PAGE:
Cost effectiveness of three different release treatments of table mountain pine in a severely overstocked and pure stand

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  • Authors: Morgan, Amy L.; Clatterbuck, Wayne K.
  • Publication Year: 2013
  • Publication Series: Paper (invited, offered, keynote)
  • Source: In: Guldin, James M., ed. 2013. Proceedings of the 15th biennial southern silvicultural research conference. e-Gen. Tech. Rep. SRS-GTR-175. Asheville, NC: U.S. Department of Agriculture, Forest Service, Southern Research Station. 175-182.

Abstract

Table Mountain pine (Pinus pungens Lamb.) (TMP) is a threatened species, endemic to the Southern Appalachian Mountains. This study focuses on the release of TMP stems in an overstocked and pure TMP stand on the Cherokee National Forest in eastern Tennessee. The objective of the case study was to produce a cost analysis/comparison of releasing young TMP that are in the stem exclusion stage of stand development by several silvicultural methods: strip thinning, crop-tree release, and prescribed burning. Initial cost effectiveness of release treatments was analyzed. Regardless of treatment, costs ranged from $18 to $45 per acre. In this study, prescribed burning, generally considered more cost effective than mechanical treatments, was most expensive because of the small tract size and the labor involved to monitor the burn. The crop-tree release treatment had the least cost because small trees were cut and cost of equipment was minimal.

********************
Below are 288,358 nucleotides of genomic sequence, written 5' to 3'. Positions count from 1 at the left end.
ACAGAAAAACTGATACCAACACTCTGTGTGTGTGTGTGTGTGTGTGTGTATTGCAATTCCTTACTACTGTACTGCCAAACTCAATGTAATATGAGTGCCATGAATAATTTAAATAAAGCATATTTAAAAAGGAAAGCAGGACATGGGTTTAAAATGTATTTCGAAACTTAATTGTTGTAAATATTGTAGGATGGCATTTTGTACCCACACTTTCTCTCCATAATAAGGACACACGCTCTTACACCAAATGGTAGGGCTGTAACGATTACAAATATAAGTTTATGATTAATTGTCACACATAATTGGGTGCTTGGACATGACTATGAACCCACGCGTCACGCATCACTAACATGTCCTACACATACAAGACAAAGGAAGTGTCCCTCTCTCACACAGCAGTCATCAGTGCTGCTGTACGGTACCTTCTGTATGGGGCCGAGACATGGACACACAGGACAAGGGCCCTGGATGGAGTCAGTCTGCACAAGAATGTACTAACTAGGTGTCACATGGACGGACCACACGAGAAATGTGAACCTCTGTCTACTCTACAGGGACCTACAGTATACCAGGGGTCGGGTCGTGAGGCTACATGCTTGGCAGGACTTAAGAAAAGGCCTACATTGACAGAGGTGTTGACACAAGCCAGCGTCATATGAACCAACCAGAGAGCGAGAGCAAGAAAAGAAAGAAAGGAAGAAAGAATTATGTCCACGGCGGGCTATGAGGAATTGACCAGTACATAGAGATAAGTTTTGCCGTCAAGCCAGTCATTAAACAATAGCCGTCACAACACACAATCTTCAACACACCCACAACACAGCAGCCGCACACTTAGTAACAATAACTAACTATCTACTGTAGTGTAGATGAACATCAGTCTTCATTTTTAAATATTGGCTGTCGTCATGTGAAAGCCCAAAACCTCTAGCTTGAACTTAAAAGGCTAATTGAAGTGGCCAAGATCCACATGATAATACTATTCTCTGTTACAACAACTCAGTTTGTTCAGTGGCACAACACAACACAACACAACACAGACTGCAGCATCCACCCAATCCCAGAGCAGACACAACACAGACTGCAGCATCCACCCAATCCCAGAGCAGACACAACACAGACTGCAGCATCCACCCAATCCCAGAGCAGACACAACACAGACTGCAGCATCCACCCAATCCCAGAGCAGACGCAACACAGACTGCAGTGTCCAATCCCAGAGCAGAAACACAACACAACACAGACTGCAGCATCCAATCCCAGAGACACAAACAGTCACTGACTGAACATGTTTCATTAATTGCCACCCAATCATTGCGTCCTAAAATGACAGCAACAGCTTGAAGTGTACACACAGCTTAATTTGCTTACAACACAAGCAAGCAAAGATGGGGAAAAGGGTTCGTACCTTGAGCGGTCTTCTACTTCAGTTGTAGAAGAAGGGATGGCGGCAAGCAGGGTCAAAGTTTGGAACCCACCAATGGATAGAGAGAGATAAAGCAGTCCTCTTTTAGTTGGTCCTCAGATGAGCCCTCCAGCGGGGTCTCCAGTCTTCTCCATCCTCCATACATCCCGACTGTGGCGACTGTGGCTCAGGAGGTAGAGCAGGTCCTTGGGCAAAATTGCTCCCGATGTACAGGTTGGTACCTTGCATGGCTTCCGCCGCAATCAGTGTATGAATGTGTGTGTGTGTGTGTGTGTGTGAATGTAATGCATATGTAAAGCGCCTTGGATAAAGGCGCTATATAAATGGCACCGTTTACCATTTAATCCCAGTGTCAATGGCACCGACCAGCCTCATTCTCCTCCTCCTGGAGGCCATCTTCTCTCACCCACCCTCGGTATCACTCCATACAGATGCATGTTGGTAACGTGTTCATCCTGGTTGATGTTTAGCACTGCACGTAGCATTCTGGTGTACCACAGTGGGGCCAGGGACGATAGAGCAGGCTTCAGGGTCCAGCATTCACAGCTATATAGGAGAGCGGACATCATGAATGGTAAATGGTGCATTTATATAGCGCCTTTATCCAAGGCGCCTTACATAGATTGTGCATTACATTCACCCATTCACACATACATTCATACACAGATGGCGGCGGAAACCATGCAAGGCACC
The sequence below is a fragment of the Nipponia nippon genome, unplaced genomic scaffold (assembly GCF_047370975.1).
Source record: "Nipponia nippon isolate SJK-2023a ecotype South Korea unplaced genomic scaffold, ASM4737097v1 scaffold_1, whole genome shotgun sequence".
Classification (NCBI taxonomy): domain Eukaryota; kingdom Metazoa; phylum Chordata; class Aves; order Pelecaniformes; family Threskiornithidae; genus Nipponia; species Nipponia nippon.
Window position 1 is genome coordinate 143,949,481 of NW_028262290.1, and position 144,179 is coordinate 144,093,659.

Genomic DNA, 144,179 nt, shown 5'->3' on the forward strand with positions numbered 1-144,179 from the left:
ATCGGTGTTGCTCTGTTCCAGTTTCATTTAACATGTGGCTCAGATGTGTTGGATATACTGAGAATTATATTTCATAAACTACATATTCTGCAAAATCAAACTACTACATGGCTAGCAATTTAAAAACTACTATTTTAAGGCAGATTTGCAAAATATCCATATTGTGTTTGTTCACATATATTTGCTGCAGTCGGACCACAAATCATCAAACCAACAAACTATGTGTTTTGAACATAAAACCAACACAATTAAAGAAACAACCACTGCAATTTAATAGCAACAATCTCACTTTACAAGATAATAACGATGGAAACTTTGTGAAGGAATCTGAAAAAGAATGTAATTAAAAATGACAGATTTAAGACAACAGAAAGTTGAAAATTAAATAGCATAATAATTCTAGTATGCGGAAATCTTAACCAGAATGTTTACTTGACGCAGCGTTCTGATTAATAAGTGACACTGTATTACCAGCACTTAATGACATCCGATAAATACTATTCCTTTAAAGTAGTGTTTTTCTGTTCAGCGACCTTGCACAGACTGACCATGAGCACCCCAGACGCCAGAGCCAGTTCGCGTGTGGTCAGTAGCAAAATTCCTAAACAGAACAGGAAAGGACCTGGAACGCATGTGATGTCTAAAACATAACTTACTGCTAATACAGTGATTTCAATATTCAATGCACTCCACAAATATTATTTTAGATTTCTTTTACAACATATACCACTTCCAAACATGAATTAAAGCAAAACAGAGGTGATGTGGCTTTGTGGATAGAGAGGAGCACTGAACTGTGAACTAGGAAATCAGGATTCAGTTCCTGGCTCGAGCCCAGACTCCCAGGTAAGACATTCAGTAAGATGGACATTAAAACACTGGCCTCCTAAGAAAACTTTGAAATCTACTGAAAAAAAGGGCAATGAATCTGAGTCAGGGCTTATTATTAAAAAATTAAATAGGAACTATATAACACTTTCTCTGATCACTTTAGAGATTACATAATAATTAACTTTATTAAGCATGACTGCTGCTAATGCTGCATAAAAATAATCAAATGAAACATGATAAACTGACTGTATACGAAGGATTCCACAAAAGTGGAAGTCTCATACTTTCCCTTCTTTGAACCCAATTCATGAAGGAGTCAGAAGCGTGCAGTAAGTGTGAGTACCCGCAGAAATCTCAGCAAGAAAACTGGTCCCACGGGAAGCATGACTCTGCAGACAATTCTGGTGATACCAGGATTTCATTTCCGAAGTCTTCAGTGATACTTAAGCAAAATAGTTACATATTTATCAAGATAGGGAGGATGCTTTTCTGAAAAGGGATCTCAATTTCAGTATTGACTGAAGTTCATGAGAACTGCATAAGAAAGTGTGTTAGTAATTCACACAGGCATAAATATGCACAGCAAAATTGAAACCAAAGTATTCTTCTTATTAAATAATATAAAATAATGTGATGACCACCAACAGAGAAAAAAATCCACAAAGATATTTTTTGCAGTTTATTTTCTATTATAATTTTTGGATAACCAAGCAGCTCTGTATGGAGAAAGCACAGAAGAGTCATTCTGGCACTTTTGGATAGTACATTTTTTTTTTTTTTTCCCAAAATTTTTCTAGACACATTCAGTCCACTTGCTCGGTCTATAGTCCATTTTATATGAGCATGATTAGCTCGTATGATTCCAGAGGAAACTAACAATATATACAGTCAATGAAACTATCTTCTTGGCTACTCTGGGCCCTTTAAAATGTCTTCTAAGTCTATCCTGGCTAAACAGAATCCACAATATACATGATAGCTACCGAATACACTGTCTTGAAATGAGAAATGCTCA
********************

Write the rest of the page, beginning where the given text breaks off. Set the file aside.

• Citation: Morgan, Amy L.; Clatterbuck, Wayne K. 2013. Cost effectiveness of three different release treatments of table mountain pine in a severely overstocked and pure stand. In: Guldin, James M., ed. 2013. Proceedings of the 15th biennial southern silvicultural research conference. e-Gen. Tech. Rep. SRS-GTR-175. Asheville, NC: U.S. Department of Agriculture, Forest Service, Southern Research Station. 175-182.
  • Posted Date: June 4, 2013
  • Modified Date: June 4, 2013
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